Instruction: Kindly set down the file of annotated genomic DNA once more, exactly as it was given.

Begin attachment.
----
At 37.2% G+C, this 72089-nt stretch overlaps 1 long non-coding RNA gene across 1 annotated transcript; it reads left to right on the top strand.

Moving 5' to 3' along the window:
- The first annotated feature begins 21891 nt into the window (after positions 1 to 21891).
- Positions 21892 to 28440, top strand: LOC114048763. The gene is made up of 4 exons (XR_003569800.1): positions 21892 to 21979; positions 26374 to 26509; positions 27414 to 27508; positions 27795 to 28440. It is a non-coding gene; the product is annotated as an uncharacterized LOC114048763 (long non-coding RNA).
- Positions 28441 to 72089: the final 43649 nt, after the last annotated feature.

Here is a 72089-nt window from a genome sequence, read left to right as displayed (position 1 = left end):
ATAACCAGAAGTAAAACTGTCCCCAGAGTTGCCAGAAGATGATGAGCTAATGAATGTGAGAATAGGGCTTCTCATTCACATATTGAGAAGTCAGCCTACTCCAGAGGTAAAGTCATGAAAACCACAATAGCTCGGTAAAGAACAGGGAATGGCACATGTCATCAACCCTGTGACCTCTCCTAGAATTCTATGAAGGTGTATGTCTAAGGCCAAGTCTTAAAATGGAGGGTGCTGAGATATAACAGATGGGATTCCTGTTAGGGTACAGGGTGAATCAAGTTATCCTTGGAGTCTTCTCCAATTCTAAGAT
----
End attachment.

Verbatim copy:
At 37.2% G+C, this 72089-nt stretch overlaps 1 long non-coding RNA gene across 1 annotated transcript; it reads left to right on the top strand.

Moving 5' to 3' along the window:
- The first annotated feature begins 21891 nt into the window (after positions 1 to 21891).
- Positions 21892 to 28440, top strand: LOC114048763. The gene is made up of 4 exons (XR_003569800.1): positions 21892 to 21979; positions 26374 to 26509; positions 27414 to 27508; positions 27795 to 28440. It is a non-coding gene; the product is annotated as an uncharacterized LOC114048763 (long non-coding RNA).
- Positions 28441 to 72089: the final 43649 nt, after the last annotated feature.

Here is a 72089-nt window from a genome sequence, read left to right as displayed (position 1 = left end):
ATAACCAGAAGTAAAACTGTCCCCAGAGTTGCCAGAAGATGATGAGCTAATGAATGTGAGAATAGGGCTTCTCATTCACATATTGAGAAGTCAGCCTACTCCAGAGGTAAAGTCATGAAAACCACAATAGCTCGGTAAAGAACAGGGAATGGCACATGTCATCAACCCTGTGACCTCTCCTAGAATTCTATGAAGGTGTATGTCTAAGGCCAAGTCTTAAAATGGAGGGTGCTGAGATATAACAGATGGGATTCCTGTTAGGGTACAGGGTGAATCAAGTTATCCTTGGAGTCTTCTCCAATTCTAAGAT